Twin Commander 1000: The Ultimate Turbine Commander
The 1000 is the apex of the ultraluxurious Twin Commander line of corporate turboprops
Ted Smith’s airplanes were nothing if not impressive. His final design, the innovative, midwing Aerostar 600, was conceived in the late ’60s. It’s now, as it was then, the fastest piston-powered, normally aspirated machine in the sky. Its eventual upgrade and final successor, the pressurized Piper Aerostar 700P, was (not surprisingly) the world’s fastest turbocharged airplane, scoring the magic 261 knots (300 mph) and running away from even many entry-level turboprops." />
Obernolte’s FarSight Studios designs primarily sports and casual video games for platforms such as the Xbox 360, PlayStation 3, Nintendo Wii and a variety of PC applications. The company’s more popular 2007 games include Game Party, Backyard Football and Pinball Hall of Fame: The Williams Collection.
“We’ve probably produced 30 different games over the last 20 years, and airplanes have been an important ingredient in our success in this business,” says Obernolte. “Our company airplanes have allowed us to be on site quickly to solve problems, often within a few hours of a call from a client about a problem with the software.”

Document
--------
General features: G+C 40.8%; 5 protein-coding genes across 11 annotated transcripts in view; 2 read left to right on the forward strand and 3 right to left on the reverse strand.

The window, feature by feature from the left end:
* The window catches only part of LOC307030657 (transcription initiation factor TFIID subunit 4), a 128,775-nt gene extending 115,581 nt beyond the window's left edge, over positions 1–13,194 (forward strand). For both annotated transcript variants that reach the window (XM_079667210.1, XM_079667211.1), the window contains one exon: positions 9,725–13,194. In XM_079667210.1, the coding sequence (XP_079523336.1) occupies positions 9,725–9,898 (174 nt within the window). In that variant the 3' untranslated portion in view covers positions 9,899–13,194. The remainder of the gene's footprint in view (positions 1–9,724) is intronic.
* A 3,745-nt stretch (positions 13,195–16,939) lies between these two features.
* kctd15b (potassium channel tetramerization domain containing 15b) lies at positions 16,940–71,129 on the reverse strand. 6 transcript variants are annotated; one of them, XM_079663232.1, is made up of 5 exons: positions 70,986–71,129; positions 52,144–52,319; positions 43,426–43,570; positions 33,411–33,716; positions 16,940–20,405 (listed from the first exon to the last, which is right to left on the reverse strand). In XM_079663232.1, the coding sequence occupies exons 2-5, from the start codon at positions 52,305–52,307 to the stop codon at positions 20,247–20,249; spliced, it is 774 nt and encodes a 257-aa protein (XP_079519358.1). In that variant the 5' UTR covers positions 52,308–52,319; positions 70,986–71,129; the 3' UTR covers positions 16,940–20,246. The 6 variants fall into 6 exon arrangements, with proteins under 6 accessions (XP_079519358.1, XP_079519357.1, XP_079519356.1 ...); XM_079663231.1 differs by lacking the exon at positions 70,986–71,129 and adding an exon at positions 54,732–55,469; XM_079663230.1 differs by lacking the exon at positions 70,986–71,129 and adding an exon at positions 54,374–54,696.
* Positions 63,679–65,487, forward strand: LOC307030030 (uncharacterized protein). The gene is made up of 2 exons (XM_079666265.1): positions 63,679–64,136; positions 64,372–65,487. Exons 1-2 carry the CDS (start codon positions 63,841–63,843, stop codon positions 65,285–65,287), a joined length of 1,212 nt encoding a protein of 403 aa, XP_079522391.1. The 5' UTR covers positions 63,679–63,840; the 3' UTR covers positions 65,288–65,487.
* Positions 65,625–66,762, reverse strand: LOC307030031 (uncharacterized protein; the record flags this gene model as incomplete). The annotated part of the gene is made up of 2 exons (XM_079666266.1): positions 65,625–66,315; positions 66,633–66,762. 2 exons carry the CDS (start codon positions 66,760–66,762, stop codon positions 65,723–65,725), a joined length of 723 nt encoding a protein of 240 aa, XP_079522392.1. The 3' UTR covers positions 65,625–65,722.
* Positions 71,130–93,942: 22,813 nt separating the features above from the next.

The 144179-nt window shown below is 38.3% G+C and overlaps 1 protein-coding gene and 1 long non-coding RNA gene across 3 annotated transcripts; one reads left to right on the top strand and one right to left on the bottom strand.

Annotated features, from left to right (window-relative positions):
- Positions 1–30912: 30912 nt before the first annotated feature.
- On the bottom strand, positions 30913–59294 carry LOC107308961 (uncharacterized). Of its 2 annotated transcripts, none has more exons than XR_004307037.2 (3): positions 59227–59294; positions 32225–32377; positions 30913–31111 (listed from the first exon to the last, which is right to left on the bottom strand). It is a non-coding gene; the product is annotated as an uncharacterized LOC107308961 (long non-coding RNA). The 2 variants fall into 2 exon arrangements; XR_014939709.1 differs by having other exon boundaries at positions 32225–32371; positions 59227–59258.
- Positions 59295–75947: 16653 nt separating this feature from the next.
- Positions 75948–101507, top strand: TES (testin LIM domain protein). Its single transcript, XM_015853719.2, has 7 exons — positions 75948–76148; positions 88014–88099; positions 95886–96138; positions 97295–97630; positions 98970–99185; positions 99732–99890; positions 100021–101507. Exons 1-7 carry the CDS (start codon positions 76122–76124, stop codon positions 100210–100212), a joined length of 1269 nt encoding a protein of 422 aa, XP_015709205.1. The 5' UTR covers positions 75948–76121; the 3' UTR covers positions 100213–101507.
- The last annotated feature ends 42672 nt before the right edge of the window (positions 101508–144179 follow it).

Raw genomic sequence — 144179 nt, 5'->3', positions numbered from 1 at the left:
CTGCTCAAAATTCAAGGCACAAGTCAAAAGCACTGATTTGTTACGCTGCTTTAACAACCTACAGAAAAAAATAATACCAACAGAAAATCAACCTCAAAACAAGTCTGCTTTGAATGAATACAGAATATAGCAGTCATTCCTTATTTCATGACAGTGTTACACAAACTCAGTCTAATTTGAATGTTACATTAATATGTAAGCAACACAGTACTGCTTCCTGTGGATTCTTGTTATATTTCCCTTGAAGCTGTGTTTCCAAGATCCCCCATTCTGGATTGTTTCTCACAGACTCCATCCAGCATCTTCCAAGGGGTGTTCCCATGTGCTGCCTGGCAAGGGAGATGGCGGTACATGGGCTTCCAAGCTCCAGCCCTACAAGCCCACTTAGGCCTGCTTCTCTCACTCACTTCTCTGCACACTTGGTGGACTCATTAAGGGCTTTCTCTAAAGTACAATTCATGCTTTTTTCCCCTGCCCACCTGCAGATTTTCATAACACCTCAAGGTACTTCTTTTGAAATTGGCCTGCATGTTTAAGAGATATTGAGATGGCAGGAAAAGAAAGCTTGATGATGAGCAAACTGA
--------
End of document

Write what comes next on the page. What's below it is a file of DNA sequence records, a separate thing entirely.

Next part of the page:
The FarSight executive got his flying start at an almost ridiculously young age. Both his grandfather and father were enthusiastic pilots, and Obernolte can remember riding in the back of Skyhawks at age five while his father taught stalls to students up front. “I have vague memories of Dad telling a nervous student to look in the back seat during stall practice, and I’d usually be asleep,” laughs Obernolte.
“Dad took me up to near solo, and that’s when Mom put her foot down. I had to wait several more years until I went to Cal Tech in Pasadena to earn my pilot’s license with the college flying club.” Obernolte went on to earn an instrument rating and purchased his first airplane, a Glasair I, shortly after graduating from college with a master’s degree in artificial intelligence. He subsequently traded the Glasair I for a 300 hp Glasair III, buying the hotrod III from jazz saxophonist Kenny G.
“After college, I got married and we started having kids, so a two-seat airplane was no longer practical. Problem was, a Glasair III was a tough airplane to transition out of: It really was an exciting airplane to fly, with great handling and plenty of speed. I didn’t want to step down in performance—the Glasair cruised at nearly 220 knots,” Jay explains. “As a result, I bought a 1984 Aerostar 700P and absolutely loved it. It was something like a certified Glasair twin with more seats. The Aerostar was a great performer, probably the best handling asymmetrical-thrust twin in the sky, but of course, it was still a piston machine with all the inherent reliability considerations, and it had only six usable seats.”